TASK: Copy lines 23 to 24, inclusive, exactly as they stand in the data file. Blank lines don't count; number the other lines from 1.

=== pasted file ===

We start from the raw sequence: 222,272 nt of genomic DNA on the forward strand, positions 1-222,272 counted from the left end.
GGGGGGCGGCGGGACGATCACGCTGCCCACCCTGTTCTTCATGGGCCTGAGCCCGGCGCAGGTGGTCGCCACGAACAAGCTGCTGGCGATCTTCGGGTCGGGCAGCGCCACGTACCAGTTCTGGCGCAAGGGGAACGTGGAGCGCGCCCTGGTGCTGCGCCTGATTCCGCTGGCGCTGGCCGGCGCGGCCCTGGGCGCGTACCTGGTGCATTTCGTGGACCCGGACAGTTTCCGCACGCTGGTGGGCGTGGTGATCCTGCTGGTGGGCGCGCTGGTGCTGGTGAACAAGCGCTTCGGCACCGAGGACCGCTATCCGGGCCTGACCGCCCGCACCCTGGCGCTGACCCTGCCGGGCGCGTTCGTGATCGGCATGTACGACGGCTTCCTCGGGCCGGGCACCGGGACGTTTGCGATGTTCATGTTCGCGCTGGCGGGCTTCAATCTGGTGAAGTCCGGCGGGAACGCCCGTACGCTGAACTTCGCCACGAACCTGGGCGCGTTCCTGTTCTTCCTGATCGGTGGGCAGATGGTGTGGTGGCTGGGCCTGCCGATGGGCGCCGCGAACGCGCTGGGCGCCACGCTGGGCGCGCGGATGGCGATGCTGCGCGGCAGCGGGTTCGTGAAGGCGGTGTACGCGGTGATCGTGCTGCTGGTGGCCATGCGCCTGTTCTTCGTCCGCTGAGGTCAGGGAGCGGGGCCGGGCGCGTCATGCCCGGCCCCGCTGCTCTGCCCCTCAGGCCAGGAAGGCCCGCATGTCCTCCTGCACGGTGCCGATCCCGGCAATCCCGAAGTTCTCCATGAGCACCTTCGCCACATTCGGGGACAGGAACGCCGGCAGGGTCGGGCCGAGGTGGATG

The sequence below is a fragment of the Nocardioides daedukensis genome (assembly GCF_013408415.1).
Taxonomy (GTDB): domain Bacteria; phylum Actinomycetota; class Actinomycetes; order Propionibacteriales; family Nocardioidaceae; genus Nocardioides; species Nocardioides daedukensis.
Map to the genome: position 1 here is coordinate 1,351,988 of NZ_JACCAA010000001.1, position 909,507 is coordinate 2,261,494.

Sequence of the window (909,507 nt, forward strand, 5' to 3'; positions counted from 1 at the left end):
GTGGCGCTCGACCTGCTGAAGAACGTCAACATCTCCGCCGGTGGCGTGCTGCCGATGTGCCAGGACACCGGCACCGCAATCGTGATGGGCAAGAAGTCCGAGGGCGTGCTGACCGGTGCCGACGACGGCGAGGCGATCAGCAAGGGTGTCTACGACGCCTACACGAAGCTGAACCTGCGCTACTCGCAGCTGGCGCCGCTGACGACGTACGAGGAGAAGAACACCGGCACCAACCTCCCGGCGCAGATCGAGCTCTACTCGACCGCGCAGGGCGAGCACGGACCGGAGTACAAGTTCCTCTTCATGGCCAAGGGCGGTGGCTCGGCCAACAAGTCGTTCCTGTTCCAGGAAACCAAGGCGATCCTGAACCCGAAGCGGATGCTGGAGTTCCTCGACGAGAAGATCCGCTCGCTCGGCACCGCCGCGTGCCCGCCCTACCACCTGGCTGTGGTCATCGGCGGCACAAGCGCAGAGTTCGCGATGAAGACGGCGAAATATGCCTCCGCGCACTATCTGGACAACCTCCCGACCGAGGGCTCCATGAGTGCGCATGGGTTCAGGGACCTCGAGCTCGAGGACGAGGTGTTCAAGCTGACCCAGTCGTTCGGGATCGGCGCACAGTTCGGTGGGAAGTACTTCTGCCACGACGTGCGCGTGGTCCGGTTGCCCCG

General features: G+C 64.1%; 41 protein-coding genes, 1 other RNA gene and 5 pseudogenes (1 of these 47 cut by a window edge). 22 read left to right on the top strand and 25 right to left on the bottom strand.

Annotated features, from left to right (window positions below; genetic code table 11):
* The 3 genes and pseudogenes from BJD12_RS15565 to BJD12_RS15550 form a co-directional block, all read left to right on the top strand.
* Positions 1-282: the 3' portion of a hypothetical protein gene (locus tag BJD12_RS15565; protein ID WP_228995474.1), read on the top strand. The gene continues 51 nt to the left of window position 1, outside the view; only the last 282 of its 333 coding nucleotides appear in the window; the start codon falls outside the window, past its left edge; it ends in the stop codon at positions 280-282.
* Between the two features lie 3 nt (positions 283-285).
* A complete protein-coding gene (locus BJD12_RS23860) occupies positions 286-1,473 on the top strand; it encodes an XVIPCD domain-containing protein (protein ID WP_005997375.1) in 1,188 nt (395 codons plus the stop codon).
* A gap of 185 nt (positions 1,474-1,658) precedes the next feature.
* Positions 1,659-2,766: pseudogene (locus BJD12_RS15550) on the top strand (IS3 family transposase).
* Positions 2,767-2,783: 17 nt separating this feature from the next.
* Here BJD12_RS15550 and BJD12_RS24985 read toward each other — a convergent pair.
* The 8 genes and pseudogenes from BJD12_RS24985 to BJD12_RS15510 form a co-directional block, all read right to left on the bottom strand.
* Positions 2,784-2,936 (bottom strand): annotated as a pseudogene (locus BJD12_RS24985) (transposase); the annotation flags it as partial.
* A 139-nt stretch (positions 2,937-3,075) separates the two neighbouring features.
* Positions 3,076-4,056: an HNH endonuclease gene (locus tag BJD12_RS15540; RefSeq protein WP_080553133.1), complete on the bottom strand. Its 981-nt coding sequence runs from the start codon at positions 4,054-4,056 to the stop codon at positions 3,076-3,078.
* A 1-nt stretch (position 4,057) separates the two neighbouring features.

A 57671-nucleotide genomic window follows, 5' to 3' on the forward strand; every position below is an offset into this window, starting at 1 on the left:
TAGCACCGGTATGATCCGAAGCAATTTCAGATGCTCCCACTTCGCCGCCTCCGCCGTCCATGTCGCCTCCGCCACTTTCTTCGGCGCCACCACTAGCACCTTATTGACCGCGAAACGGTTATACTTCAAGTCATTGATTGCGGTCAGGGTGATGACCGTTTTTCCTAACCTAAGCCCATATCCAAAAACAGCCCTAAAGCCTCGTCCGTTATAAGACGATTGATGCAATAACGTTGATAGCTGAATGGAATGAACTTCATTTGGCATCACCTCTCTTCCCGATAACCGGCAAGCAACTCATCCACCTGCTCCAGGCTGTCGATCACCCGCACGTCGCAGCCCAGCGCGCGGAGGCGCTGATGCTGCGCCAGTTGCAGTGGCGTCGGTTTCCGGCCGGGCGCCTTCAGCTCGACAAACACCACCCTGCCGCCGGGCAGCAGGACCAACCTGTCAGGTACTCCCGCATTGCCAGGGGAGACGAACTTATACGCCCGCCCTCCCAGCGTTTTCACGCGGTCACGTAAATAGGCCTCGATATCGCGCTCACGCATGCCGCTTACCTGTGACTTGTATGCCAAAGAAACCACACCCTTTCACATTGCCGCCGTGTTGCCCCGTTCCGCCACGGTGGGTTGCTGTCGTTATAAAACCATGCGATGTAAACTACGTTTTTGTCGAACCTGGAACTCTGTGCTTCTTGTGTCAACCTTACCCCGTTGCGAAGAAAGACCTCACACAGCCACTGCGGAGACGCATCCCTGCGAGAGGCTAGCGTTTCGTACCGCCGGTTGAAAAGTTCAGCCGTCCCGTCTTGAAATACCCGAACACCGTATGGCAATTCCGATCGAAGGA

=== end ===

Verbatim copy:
A 57671-nucleotide genomic window follows, 5' to 3' on the forward strand; every position below is an offset into this window, starting at 1 on the left:
TAGCACCGGTATGATCCGAAGCAATTTCAGATGCTCCCACTTCGCCGCCTCCGCCGTCCATGTCGCCTCCGCCACTTTCTTCGGCGCCACCACTAGCACCTTATTGACCGCGAAACGGTTATACTTCAAGTCATTGATTGCGGTCAGGGTGATGACCGTTTTTCCTAACCTAAGCCCATATCCAAAAACAGCCCTAAAGCCTCGTCCGTTATAAGACGATTGATGCAATAACGTTGATAGCTGAATGGAATGAACTTCATTTGGCATCACCTCTCTTCCCGATAACCGGCAAGCAACTCATCCACCTGCTCCAGGCTGTCGATCACCCGCACGTCGCAGCCCAGCGCGCGGAGGCGCTGATGCTGCGCCAGTTGCAGTGGCGTCGGTTTCCGGCCGGGCGCCTTCAGCTCGACAAACACCACCCTGCCGCCGGGCAGCAGGACCAACCTGTCAGGTACTCCCGCATTGCCAGGGGAGACGAACTTATACGCCCGCCCTCCCAGCGTTTTCACGCGGTCACGTAAATAGGCCTCGATATCGCGCTCACGCATGCCGCTTACCTGTGACTTGTATGCCAAAGAAACCACACCCTTTCACATTGCCGCCGTGTTGCCCCGTTCCGCCACGGTGGGTTGCTGTCGTTATAAAACCATGCGATGTAAACTACGTTTTTGTCGAACCTGGAACTCTGTGCTTCTTGTGTCAACCTTACCCCGTTGCGAAGAAAGACCTCACACAGCCACTGCGGAGACGCATCCCTGCGAGAGGCTAGCGTTTCGTACCGCCGGTTGAAAAGTTCAGCCGTCCCGTCTTGAAATACCCGAACACCGTATGGCAATTCCGATCGAAGGA